MyRocks on io1 5000 IOPS showed the performance that InnoDB showed in io1 15000 IOPS.

That means that InnoDB requires three times more in storage throughput. If we take a look at the storage cost, it corresponds to three times more expensive storage. Given that MyRocks requires less storage, it is possible to save even more on storage capacity.

On the most economical storage (3400GB gp2, which will provide 10000 IOPS) MyRocks showed 4.7 times better throughput.

For the 30000 IOPS storage, MyRocks was still better by 2.45 times.

However it is worth noting that MyRocks showed a greater variance in throughput during the runs. Let’s review the charts with 1 sec resolution for GP2 and io1 30000 IOPS storage:Throughput 1 sec resolution for GP2 and io1 30000 IOPS storage MyROCKS versus InnoDB

Such variance might be problematic for workloads that require stable throughput and where periodical slowdowns are unacceptable.

Conclusion

MyRocks is suitable and beneficial not only for fast SSD, but also for cloud deployments. By requiring less IOPS, MyRocks can provide better performance and save on the storage costs.

However, before evaluating MyRocks, make sure that your workload is IO-bound i.e. the working set is much bigger than available memory. For CPU-intensive workloads (where the working set fits into memory), MyRocks will be less beneficial or even perform worse than InnoDB (as described in the blog post A Look at MyRocks Performance)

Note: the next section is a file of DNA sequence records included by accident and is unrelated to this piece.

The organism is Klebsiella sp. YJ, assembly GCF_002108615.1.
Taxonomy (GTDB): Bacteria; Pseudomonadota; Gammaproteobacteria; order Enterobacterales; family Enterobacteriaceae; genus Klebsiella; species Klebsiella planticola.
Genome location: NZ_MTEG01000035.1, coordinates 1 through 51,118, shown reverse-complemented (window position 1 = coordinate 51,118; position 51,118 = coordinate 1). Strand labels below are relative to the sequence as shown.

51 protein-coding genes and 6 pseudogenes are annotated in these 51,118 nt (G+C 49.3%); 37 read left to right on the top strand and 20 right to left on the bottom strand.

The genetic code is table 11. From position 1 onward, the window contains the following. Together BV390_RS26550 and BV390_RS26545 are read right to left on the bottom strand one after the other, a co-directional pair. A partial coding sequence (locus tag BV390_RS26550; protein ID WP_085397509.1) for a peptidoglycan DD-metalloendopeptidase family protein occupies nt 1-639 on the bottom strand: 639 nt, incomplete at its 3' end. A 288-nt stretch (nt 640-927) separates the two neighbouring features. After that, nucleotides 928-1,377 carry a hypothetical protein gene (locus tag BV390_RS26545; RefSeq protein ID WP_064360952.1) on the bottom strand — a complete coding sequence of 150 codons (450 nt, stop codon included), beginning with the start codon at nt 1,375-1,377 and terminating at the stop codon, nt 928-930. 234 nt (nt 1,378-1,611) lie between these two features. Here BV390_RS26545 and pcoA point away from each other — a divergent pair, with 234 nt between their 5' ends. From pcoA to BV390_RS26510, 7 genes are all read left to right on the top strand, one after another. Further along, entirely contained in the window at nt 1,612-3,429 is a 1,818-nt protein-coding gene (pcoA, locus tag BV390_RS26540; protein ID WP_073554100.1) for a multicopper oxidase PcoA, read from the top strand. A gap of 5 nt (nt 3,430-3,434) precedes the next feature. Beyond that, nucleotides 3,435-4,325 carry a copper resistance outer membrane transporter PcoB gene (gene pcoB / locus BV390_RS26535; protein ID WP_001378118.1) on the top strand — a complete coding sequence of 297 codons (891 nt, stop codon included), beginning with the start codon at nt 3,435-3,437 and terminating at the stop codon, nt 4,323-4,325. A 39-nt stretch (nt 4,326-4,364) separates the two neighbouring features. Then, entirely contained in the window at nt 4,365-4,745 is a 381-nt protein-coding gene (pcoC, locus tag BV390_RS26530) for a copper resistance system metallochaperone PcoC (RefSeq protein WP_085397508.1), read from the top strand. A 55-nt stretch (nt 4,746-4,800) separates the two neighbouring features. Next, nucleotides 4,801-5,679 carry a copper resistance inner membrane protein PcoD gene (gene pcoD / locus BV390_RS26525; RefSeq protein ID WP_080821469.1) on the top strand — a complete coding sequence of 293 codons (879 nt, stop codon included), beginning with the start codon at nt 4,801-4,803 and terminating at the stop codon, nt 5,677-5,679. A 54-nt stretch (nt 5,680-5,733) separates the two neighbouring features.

The post Saving With MyRocks in The Cloud appeared first on Percona Database Performance Blog.

Jul
27
2018
--

This Week in Data with Colin Charles 46: OSCON Recap, Google Site Reliability Workbook

Colin CharlesJoin Percona Chief Evangelist Colin Charles as he covers happenings, gives pointers and provides musings on the open source database community.

OSCON happened last week and was incredible. It is true there was less of a database focus, and a lot more topics covered. In fact, you’d have found it hard to find database content. There was plenty of interesting content around AI/ML, cloud, SRE, blockchain and more. As a speaker, the 40-minute sessions that included a Q and A session was quite compact (I felt it was a little too short, and many speakers sped up towards the end). I guess it will make for more blog content.